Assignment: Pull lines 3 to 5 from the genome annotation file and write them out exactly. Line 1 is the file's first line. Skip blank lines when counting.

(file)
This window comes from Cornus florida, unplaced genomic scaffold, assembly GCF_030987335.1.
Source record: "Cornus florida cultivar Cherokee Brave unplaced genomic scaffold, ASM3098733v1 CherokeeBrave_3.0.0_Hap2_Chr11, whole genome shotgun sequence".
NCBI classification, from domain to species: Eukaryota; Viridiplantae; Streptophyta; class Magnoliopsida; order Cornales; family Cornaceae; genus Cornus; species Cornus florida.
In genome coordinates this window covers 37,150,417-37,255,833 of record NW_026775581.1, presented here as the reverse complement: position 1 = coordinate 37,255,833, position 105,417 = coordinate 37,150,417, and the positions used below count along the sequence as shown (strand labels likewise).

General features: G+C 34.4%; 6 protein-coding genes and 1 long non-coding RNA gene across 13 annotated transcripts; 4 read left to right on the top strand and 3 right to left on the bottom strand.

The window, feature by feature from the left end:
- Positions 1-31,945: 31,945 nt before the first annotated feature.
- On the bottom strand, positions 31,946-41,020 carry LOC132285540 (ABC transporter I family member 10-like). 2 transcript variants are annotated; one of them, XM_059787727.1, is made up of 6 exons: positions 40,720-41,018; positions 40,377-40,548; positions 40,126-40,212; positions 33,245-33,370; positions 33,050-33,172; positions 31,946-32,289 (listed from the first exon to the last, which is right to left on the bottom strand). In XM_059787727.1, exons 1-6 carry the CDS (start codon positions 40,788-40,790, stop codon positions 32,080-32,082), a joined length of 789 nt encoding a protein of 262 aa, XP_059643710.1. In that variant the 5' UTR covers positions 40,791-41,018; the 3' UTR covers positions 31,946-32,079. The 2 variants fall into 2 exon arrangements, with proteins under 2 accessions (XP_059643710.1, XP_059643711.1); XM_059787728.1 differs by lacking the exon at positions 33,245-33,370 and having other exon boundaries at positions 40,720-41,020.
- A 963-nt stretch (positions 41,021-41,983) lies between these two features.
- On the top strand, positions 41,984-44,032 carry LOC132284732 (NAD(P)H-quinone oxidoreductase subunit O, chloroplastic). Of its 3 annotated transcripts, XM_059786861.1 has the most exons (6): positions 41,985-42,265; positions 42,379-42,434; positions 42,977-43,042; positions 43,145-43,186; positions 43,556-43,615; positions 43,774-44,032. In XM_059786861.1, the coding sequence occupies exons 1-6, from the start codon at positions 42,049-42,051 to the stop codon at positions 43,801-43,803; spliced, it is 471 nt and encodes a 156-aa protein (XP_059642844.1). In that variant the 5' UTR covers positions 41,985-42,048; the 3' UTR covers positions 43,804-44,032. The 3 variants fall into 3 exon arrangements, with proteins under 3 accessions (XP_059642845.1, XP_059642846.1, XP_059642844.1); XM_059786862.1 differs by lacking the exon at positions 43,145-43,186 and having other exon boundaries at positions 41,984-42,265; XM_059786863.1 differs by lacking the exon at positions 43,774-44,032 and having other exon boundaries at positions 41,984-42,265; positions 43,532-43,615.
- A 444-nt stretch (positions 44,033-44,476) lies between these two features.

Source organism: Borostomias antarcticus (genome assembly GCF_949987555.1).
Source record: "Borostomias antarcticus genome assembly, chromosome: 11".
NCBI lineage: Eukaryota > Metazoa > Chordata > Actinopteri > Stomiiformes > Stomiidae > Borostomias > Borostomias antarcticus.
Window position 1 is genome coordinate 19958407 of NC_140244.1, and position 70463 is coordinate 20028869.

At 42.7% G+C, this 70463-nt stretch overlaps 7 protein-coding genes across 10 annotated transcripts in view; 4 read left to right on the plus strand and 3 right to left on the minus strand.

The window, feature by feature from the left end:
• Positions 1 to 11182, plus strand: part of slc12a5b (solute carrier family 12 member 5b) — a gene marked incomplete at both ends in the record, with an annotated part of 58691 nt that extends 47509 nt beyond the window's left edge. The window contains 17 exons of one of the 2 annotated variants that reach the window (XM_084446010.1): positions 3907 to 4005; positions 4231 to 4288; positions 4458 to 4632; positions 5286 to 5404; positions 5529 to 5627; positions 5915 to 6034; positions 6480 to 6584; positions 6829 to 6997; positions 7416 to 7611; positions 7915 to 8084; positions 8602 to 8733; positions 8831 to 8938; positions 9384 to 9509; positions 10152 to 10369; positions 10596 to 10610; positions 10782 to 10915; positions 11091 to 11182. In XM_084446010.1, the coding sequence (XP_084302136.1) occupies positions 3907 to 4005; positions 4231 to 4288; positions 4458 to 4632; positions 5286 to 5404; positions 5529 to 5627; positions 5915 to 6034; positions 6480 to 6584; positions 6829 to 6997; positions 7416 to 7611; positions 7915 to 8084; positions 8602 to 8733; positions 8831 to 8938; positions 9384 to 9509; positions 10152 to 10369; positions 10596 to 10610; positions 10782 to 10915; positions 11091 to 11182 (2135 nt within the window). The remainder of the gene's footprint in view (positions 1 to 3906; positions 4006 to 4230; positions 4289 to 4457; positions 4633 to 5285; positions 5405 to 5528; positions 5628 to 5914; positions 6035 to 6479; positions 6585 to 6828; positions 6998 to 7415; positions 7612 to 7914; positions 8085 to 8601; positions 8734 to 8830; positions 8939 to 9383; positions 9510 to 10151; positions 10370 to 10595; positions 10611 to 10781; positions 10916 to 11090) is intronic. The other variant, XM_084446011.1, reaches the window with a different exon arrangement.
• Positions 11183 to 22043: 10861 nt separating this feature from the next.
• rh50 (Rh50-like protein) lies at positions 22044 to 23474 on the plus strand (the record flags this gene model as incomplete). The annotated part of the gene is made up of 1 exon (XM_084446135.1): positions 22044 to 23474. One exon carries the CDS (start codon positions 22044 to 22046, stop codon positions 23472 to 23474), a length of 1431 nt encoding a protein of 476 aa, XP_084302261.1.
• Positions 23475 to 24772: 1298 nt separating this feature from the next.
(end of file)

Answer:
NCBI classification, from domain to species: Eukaryota; Viridiplantae; Streptophyta; class Magnoliopsida; order Cornales; family Cornaceae; genus Cornus; species Cornus florida.
In genome coordinates this window covers 37,150,417-37,255,833 of record NW_026775581.1, presented here as the reverse complement: position 1 = coordinate 37,255,833, position 105,417 = coordinate 37,150,417, and the positions used below count along the sequence as shown (strand labels likewise).

General features: G+C 34.4%; 6 protein-coding genes and 1 long non-coding RNA gene across 13 annotated transcripts; 4 read left to right on the top strand and 3 right to left on the bottom strand.